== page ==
Poisson's Equation

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\end{align}
 
\end{align}
  
To avoid confusion I want to make clear explicitly that we need to distinguish between in/homogenious PDE's and in/homogenious boundary conditions. Inhomogenious PDE's are given by $\mathcal{L}u=\rho$, whereas homogenious PDE's have $\rho=0$. Homogenious boundary conditions mean, that there are essentially no boundary conditions, in electrostatics these are problems with e.g. charges in free space. Inhomogenious boundary conditions are those where additionally to a given charge distribution in space, the solution is constrained to have a certain potential on some region in space. For example a charge distribution is kept in some metal sphere, which itself is held at a certain potential. We distinguish two boundary-value problems
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To avoid confusion I want to make clear explicitly that we need to distinguish between in/homogenious PDE's and in/homogenious boundary conditions. Inhomogenious PDE's are given by $\mathcal{L}u=\rho$, whereas homogenious PDE's have $\rho=0$. Homogenious boundary conditions mean, that there are essentially no boundary conditions, in electrostatics these are problems with e.g. charges in free space. Inhomogenious boundary conditions are those where additionally to a given charge distribution in space, the solution is constrained to have a certain potential on some region $S$ in space. For example a charge distribution is kept in some metal sphere, which itself is held at a certain potential. We distinguish two boundary-value problems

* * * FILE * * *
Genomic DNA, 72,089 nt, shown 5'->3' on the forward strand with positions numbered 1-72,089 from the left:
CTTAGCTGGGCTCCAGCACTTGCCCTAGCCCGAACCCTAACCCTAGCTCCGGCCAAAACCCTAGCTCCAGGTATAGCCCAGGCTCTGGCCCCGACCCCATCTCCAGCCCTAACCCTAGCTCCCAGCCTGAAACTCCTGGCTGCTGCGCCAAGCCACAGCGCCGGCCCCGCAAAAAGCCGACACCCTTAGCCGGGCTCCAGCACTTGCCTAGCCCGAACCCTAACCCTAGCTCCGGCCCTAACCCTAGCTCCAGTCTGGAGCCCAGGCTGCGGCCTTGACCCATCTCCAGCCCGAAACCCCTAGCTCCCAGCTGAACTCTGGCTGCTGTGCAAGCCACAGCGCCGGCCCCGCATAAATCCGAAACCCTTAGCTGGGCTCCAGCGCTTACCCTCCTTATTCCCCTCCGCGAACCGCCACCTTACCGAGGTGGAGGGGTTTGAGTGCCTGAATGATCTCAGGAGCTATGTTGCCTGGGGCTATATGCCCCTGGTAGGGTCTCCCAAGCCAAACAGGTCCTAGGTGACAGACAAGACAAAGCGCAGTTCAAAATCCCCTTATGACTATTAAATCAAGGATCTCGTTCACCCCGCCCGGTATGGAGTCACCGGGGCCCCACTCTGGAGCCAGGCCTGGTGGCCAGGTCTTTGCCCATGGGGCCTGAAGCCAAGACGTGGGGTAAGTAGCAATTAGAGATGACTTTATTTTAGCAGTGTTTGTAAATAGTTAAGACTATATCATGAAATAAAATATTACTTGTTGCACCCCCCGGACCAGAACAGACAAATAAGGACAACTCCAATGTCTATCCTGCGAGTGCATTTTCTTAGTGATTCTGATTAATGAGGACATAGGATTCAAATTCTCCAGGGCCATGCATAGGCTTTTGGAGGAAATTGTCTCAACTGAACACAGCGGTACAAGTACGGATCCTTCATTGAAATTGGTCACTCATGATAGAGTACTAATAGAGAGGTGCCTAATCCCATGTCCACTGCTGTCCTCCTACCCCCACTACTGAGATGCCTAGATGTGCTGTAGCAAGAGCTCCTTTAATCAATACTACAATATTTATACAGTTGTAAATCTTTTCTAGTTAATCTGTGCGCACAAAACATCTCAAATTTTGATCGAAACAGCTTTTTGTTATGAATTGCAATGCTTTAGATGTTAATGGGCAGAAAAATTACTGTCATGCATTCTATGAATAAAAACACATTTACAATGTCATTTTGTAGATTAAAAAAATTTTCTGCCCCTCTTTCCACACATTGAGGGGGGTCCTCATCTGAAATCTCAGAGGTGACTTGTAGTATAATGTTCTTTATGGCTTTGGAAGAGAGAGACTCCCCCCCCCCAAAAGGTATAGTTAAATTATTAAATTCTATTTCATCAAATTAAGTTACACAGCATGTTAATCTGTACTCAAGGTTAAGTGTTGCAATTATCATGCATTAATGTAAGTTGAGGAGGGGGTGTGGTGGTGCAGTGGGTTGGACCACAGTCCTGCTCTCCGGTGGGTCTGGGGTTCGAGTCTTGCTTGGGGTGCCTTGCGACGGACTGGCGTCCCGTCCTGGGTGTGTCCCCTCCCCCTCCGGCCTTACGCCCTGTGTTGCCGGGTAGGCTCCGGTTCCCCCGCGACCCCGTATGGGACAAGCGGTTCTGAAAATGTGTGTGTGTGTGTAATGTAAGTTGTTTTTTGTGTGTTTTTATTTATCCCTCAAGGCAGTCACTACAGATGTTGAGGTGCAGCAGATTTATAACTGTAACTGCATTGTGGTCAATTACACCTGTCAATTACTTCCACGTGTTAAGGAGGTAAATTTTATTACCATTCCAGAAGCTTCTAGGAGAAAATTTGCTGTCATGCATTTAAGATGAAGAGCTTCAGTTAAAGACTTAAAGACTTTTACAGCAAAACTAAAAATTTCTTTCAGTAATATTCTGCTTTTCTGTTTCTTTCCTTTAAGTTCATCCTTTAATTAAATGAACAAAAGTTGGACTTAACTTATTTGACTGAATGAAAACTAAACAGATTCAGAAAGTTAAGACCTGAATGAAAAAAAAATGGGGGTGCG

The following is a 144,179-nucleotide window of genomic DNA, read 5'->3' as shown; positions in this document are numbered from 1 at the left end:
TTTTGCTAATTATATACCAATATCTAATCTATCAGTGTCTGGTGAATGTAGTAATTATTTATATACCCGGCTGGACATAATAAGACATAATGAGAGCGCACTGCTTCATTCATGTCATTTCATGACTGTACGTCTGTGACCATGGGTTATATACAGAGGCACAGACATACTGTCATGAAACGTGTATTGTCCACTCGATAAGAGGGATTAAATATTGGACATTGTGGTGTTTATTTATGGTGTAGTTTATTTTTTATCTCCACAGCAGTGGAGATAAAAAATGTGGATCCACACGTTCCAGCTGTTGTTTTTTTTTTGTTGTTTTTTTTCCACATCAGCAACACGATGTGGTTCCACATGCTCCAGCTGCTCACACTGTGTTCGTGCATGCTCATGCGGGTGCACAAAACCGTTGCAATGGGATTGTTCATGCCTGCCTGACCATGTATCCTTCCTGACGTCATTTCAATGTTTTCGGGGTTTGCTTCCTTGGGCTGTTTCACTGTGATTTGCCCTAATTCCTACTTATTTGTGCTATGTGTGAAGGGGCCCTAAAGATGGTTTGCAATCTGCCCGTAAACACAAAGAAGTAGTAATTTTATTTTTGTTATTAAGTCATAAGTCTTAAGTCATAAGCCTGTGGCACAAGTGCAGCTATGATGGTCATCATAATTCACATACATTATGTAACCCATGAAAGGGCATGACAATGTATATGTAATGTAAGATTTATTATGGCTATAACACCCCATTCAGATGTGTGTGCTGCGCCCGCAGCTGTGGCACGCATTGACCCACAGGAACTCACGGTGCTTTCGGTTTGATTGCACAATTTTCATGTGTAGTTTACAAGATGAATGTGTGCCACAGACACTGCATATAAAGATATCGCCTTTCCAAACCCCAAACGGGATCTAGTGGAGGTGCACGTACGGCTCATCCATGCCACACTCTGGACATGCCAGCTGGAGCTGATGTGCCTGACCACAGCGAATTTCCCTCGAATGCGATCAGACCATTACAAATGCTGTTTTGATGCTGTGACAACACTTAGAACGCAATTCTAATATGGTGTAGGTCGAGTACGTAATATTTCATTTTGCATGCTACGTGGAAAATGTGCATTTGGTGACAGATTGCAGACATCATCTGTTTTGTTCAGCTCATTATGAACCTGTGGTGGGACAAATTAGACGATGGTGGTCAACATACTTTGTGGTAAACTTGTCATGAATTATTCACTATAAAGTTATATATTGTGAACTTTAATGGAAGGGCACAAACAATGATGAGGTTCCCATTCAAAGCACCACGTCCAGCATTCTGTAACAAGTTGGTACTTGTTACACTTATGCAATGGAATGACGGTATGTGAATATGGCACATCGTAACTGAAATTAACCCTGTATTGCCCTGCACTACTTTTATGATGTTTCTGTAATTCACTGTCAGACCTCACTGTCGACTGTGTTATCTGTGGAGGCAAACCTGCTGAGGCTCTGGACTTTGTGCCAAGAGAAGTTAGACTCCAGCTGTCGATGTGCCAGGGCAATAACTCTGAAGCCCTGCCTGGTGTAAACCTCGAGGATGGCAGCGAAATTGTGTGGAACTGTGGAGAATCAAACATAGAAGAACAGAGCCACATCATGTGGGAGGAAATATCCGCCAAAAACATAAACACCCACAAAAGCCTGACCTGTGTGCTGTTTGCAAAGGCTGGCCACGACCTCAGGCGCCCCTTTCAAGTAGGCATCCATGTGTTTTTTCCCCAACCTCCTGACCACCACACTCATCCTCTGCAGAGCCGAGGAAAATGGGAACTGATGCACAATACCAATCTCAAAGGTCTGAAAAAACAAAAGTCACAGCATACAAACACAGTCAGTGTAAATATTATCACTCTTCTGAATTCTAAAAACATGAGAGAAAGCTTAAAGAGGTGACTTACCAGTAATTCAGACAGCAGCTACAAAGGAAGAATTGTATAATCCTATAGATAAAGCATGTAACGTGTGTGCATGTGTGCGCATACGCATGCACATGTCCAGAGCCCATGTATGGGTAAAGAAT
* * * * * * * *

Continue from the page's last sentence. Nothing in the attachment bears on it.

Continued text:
*Dirichlet boundary conditions, where $u(\mathbf{r})$ is specified on some surface $S$ (e.g. the metal sphere)
 
*Dirichlet boundary conditions, where $u(\mathbf{r})$ is specified on some surface $S$ (e.g. the metal sphere)

Revision as of 18:16, 8 July 2013

In this article we discuss the solution of inhomogenious Laplace's Equation, which is called Poisson's equation. \begin{align} \nabla ^2 u(\mathbf{r})=\rho(\mathbf{r}) \end{align} In a related article we found that the solution to an inhomogenious linear PDE is \begin{align} u(\mathbf{r})=\int_V G(\mathbf{r},\mathbf{r}_0)\rho(\mathbf{r}_0)dV(\mathbf{r}_0) \tag{1}=G(\mathbf{r},\mathbf{r}_0) * \rho(\mathbf{r}_0) \end{align}

To avoid confusion I want to make clear explicitly that we need to distinguish between in/homogenious PDE's and in/homogenious boundary conditions. Inhomogenious PDE's are given by $\mathcal{L}u=\rho$, whereas homogenious PDE's have $\rho=0$. Homogenious boundary conditions mean, that there are essentially no boundary conditions, in electrostatics these are problems with e.g. charges in free space. Inhomogenious boundary conditions are those where additionally to a given charge distribution in space, the solution is constrained to have a certain potential on some region $S$ in space. For example a charge distribution is kept in some metal sphere, which itself is held at a certain potential. We distinguish two boundary-value problems

  • Dirichlet boundary conditions, where $u(\mathbf{r})$ is specified on some surface $S$ (e.g. the metal sphere)
  • Neumann boundary conditions, where $\partial u(\mathbf{r})/ \partial n$ is given on some surface $S$


Example


Find the solution $G(\mathbf{r},\mathbf{r}_0)$ for Poisson's equation (inhomogenious Laplace's equation) with homogenious boundary conditions in three dimensions that tends to zero as $|\mathbf{r}|\rightarrow \infty$. \begin{align} \nabla ^2 G(\mathbf{r},\mathbf{r}_0)=\delta(\mathbf{r}-\mathbf{r}_0) \end{align}